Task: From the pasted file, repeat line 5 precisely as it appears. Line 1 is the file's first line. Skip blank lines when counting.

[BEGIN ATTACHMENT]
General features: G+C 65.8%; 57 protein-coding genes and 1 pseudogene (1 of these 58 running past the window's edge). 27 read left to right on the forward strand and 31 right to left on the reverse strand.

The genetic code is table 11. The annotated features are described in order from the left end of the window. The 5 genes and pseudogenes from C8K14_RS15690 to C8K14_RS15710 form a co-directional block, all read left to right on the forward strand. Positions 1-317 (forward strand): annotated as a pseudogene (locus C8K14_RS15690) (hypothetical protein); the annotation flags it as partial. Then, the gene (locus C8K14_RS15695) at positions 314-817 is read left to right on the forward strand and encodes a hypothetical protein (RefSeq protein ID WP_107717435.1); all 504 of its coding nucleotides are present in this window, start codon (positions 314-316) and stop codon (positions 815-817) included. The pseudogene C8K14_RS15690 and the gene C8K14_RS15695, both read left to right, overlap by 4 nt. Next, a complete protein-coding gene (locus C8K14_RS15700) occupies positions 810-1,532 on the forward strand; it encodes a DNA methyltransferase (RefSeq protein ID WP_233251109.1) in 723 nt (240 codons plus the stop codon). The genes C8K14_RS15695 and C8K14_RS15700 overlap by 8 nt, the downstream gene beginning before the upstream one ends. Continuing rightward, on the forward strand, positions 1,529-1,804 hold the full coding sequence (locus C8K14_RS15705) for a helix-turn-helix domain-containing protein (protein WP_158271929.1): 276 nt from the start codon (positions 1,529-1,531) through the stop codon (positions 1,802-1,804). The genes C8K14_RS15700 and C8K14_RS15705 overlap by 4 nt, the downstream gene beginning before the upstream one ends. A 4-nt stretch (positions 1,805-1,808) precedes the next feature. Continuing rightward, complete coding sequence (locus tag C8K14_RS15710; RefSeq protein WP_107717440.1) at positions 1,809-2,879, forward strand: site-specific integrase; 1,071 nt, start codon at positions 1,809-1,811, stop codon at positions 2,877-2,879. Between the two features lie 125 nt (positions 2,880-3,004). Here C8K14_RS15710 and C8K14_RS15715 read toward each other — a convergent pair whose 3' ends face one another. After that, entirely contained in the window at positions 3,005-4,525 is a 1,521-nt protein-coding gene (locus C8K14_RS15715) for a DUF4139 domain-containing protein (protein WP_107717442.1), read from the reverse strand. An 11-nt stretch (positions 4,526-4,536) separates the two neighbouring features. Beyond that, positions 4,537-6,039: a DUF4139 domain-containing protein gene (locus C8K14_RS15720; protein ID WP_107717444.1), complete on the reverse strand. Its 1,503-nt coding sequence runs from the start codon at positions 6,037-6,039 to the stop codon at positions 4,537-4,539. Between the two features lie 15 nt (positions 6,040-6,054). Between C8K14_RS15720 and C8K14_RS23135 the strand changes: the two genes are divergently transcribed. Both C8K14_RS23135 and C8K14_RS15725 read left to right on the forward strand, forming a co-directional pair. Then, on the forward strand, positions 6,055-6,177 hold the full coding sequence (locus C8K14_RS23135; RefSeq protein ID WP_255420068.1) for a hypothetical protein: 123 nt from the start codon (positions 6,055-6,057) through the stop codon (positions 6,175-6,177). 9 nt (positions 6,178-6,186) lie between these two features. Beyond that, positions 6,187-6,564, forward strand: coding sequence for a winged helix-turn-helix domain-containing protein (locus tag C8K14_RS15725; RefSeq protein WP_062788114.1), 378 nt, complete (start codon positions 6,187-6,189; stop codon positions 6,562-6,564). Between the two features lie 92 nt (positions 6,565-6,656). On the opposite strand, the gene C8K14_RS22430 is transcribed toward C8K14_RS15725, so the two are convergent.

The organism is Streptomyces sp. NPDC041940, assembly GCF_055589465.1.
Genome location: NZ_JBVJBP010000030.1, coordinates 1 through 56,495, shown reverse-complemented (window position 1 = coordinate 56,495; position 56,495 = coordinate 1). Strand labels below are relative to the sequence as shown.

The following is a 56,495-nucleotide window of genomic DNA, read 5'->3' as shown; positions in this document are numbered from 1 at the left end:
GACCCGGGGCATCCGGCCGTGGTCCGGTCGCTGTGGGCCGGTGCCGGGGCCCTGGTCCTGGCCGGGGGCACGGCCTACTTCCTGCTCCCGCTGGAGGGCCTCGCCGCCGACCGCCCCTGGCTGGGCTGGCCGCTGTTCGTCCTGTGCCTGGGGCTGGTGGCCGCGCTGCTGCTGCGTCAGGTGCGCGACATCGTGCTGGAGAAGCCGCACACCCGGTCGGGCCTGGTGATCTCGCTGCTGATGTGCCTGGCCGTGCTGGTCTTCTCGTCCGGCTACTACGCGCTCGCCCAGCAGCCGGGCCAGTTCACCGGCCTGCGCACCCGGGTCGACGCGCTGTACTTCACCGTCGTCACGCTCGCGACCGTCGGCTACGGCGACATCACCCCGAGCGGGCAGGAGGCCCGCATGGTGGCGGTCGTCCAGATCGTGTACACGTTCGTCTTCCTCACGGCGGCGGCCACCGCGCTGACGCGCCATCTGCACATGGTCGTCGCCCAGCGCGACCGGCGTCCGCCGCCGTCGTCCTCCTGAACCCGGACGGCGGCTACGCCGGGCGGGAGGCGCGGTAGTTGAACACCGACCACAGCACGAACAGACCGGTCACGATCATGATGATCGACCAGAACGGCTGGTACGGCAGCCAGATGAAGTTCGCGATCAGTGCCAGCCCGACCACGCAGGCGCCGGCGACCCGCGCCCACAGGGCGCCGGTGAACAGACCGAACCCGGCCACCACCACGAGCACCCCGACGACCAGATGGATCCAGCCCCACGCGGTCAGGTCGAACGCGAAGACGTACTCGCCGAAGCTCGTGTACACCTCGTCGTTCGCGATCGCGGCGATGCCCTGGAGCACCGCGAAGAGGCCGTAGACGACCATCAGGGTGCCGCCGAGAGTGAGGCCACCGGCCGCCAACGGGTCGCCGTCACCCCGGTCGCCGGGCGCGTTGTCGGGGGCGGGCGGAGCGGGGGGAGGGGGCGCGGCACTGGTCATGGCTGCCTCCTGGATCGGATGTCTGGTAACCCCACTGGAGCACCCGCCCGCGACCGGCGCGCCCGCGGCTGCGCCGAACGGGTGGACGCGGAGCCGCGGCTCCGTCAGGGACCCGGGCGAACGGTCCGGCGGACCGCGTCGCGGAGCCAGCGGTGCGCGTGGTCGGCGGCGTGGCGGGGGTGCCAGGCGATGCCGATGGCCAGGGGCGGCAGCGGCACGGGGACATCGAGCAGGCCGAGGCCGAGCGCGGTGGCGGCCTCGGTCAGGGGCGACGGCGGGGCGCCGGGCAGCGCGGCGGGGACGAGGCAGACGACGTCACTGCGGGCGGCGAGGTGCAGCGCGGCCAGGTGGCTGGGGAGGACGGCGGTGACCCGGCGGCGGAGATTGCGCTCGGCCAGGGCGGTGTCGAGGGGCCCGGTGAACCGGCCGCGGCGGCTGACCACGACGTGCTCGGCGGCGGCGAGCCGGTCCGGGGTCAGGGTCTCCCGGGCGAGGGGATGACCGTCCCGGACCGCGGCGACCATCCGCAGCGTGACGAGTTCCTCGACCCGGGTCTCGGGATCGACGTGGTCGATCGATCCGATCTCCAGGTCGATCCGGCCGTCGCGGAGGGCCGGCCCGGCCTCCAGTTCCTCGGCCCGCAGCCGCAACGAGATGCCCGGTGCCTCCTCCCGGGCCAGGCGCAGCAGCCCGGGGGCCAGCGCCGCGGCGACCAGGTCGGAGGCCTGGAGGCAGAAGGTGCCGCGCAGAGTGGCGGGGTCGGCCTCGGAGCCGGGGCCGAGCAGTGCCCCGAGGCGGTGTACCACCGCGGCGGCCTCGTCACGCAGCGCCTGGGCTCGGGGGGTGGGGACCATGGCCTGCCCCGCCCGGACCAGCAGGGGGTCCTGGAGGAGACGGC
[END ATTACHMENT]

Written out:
The following is a 56,495-nucleotide window of genomic DNA, read 5'->3' as shown; positions in this document are numbered from 1 at the left end: